Giorgio Piola with media
Giorgio Piola with media

Photo by: Giorgio Piola

What was Alesi's response?

To Berger? Oh, he could not do anything. If you respond to a Berger joke, he doubles up. Once he took Senna's briefcase and dropped it from the helicopter – with the passport, money and everything. All was lost. You don't joke with Gerhard.

What was your relationship with Ferrari?

Ferrari is very difficult. Because with Ferrari there is always pressure. When you say "McLaren tested a new wing, it didn't work, so they will race with the old one", nothing happens. But, in Italy, if you say "Ferrari tested new wing and it didn't work", it is immediately everywhere.

Let me give you an example. When Berger was testing with Ferrari for the first time in Rio, he needed knee pads. That was the first time, it never happened with any other driver. And they had to cut a little bit the frame of the dashboard - otherwise he couldn't enter the cockpit.

I made a drawing immediately for Gazzetta. It was easy. It was just a sketch. There was no other Italian journalist there because it was pre-season testing. So, one week before the grand prix, I wrote: "Berger is too tall to fit in the car, he needs knee protection and the team had to cut the frame of the dashboard."

The next day, all the other papers went with headlines like "Ferrari has a dangerous car", "The driver risks breaking his legs", all that stuff.

So my editor-in-chief got this phone call: "I'm Enzo Ferrari. Why the hell is Piola shoving his nose inside of my car and saying it's dangerous?"

My editor responded: "Piola does his job. We also have pictures and we could publish them. He made the drawing, because the explanation was better".

Enzo asked "Is Piola in Rio?". I was. He said: " So can you explain to me why instead of looking at the arses of beautiful Brazilian girls, Piola is looking inside my car?

"Maybe Piola is gay? Tell him to look at the girls."

But that was light stuff compared to a pull rod suspension drawing I did before the official launch. Again, it was very simple - we had information and I made a simple drawing of the car from the front: "Instead the car being like this, it will be like this."

Ferrari kicked up a fuss with the publisher of La Gazzetta. They wanted me fired. I didn't say anything – but there was no reason for this. Nobody could have copied the pull rod suspension anyway, because you would have to change the chassis. You can't do it. It's something that, until next season, nobody can copy.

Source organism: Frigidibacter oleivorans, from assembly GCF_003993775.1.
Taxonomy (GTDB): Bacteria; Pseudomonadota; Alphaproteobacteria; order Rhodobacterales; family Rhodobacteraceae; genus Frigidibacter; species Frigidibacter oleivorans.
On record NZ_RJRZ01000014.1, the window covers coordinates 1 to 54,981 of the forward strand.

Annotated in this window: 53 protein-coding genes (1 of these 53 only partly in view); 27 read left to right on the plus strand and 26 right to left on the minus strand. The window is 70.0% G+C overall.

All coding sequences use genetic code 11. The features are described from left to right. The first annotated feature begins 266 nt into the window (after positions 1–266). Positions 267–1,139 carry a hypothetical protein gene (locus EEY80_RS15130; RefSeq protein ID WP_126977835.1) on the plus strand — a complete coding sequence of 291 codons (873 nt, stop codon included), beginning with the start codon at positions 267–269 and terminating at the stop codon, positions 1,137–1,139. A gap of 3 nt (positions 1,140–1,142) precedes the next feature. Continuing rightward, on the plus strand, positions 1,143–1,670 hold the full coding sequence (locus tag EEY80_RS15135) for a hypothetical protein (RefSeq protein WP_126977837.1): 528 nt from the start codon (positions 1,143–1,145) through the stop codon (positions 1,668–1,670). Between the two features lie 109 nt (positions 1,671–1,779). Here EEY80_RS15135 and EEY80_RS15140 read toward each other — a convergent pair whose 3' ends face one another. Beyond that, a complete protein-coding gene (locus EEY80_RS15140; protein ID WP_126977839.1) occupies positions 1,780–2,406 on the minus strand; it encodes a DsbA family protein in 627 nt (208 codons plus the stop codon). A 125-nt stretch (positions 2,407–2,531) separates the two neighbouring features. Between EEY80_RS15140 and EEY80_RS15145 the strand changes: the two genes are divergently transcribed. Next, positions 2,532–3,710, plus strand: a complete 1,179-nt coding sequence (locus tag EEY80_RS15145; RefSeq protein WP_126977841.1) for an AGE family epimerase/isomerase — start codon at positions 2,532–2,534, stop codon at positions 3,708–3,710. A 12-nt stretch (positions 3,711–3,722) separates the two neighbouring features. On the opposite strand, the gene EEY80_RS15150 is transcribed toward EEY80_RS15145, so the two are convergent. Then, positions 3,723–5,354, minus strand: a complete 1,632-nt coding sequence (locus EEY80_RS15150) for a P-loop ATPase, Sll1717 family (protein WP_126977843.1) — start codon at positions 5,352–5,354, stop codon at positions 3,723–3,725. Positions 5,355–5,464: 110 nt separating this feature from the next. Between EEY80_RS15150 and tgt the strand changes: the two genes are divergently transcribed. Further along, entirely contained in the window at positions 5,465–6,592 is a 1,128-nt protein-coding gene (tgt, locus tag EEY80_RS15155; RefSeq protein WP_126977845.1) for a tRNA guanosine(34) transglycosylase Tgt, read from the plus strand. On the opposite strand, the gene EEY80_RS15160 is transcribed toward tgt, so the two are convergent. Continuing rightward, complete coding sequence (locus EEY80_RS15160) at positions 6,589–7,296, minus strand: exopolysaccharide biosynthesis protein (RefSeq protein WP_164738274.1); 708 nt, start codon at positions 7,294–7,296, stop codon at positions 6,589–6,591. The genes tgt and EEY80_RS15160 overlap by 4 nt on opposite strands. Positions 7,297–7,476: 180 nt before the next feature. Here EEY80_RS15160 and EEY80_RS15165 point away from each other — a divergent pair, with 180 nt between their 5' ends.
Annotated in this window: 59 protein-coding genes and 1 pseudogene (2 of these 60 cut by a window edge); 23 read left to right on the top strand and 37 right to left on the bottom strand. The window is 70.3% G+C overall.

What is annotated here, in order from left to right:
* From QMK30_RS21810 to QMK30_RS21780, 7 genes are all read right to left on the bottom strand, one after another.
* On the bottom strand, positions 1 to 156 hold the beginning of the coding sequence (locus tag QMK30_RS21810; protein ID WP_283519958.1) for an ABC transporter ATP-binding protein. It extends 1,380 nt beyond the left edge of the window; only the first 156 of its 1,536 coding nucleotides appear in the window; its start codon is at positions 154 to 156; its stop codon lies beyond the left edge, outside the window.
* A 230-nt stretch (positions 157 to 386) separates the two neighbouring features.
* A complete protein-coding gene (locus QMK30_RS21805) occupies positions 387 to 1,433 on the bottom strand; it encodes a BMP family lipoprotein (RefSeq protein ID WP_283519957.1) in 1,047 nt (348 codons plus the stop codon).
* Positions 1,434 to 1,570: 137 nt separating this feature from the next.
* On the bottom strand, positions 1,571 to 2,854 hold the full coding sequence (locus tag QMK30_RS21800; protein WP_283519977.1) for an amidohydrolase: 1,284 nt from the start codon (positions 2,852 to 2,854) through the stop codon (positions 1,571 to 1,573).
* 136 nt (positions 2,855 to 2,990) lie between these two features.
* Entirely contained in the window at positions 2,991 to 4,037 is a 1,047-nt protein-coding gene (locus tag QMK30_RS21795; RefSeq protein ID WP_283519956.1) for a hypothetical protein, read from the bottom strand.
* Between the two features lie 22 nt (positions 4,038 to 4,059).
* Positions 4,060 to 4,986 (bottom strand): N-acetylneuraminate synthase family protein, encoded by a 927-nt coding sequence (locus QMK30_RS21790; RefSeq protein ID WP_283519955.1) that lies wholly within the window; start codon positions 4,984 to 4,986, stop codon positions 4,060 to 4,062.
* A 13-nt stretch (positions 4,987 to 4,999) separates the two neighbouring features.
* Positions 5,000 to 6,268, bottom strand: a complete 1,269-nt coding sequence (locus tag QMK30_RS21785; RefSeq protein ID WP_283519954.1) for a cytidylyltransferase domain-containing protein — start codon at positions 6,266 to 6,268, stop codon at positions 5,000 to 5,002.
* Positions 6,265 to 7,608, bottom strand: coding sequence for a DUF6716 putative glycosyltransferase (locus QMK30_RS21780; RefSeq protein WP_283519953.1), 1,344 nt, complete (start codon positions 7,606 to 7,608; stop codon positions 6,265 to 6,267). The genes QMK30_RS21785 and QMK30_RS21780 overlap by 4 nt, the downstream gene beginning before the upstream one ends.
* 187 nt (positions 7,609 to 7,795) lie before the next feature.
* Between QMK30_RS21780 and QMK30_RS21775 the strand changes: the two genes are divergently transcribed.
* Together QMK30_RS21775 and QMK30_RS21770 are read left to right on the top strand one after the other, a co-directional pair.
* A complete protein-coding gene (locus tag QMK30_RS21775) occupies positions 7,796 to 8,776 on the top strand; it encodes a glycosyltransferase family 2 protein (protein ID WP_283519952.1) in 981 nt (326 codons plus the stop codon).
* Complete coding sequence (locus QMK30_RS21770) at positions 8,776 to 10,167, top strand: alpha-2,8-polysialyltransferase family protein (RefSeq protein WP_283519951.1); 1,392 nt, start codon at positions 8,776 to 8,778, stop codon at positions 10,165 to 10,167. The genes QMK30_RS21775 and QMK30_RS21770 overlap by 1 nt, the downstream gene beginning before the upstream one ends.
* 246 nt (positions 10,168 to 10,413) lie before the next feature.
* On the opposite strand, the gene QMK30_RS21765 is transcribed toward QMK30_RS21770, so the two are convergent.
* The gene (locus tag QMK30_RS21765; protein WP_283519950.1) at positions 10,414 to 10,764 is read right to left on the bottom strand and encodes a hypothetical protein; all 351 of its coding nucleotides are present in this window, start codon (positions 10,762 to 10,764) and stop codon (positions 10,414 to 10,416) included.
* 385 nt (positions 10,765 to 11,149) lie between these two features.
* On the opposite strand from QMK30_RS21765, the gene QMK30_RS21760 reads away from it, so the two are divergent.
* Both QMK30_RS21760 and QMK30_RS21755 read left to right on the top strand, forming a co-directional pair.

So, yeah, with Ferrari it is never easy. With John Barnard it was easier, because I knew him from McLaren. We were not friends, but we had good relationship. And we got on even better when he went to Ferrari.

I wanted to do a book on his car. Every race in the evening I was going to his room and we had long interview. Then, unfortunately, my wife died and I didn't do the book, because for nearly one year I was totally out of the loop. She had battled cancer for six years, and had a lot of surgery.

So I missed the timeframe to do the book, but the relationship was good. For example, two years ago an English journalist wanted an interview and I gave him John's number. When he said, "Your number was given to me by Giorgio Piola", John replied "If Giorgio gave you my number, that means he trusts you, so of course we can do the interview". From the old generation of engineers, I think nobody dislikes me.

Graphic artist Giorgio Piola takes pictures of car parts
Graphic artist Giorgio Piola takes pictures of car parts

Photo by: Eric Gilbert

Colin Chapman had a reputation for making overly dangerous cars, what do you think about that?

I think it's fair. If you see one of my best drawings, the Lotus 78, the fire extinguisher had a very thin frame. It would go off even with the smallest touch with the guardrail at 40kph – it was like there was no fire extinguisher.